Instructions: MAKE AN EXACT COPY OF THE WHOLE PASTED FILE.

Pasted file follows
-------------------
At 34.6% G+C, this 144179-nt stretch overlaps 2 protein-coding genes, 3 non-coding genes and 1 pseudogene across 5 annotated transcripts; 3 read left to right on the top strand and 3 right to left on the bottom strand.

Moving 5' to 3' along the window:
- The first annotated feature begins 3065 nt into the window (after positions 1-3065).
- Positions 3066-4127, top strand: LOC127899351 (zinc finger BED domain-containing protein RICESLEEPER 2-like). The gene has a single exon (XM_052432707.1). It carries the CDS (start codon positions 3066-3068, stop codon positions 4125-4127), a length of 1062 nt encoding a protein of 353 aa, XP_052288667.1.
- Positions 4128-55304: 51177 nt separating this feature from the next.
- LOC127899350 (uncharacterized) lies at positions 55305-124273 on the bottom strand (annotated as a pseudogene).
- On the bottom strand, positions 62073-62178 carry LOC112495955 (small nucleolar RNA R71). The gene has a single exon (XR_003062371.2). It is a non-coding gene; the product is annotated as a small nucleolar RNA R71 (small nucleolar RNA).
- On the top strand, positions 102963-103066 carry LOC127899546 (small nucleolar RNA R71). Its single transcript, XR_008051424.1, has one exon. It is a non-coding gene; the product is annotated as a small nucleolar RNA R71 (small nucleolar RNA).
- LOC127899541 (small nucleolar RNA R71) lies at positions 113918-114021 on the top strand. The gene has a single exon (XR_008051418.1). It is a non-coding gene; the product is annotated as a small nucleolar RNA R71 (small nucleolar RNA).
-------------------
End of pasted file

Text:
At 34.6% G+C, this 144179-nt stretch overlaps 2 protein-coding genes, 3 non-coding genes and 1 pseudogene across 5 annotated transcripts; 3 read left to right on the top strand and 3 right to left on the bottom strand.

Moving 5' to 3' along the window:
- The first annotated feature begins 3065 nt into the window (after positions 1-3065).
- Positions 3066-4127, top strand: LOC127899351 (zinc finger BED domain-containing protein RICESLEEPER 2-like). The gene has a single exon (XM_052432707.1). It carries the CDS (start codon positions 3066-3068, stop codon positions 4125-4127), a length of 1062 nt encoding a protein of 353 aa, XP_052288667.1.
- Positions 4128-55304: 51177 nt separating this feature from the next.
- LOC127899350 (uncharacterized) lies at positions 55305-124273 on the bottom strand (annotated as a pseudogene).
- On the bottom strand, positions 62073-62178 carry LOC112495955 (small nucleolar RNA R71). The gene has a single exon (XR_003062371.2). It is a non-coding gene; the product is annotated as a small nucleolar RNA R71 (small nucleolar RNA).
- On the top strand, positions 102963-103066 carry LOC127899546 (small nucleolar RNA R71). Its single transcript, XR_008051424.1, has one exon. It is a non-coding gene; the product is annotated as a small nucleolar RNA R71 (small nucleolar RNA).
- LOC127899541 (small nucleolar RNA R71) lies at positions 113918-114021 on the top strand. The gene has a single exon (XR_008051418.1). It is a non-coding gene; the product is annotated as a small nucleolar RNA R71 (small nucleolar RNA).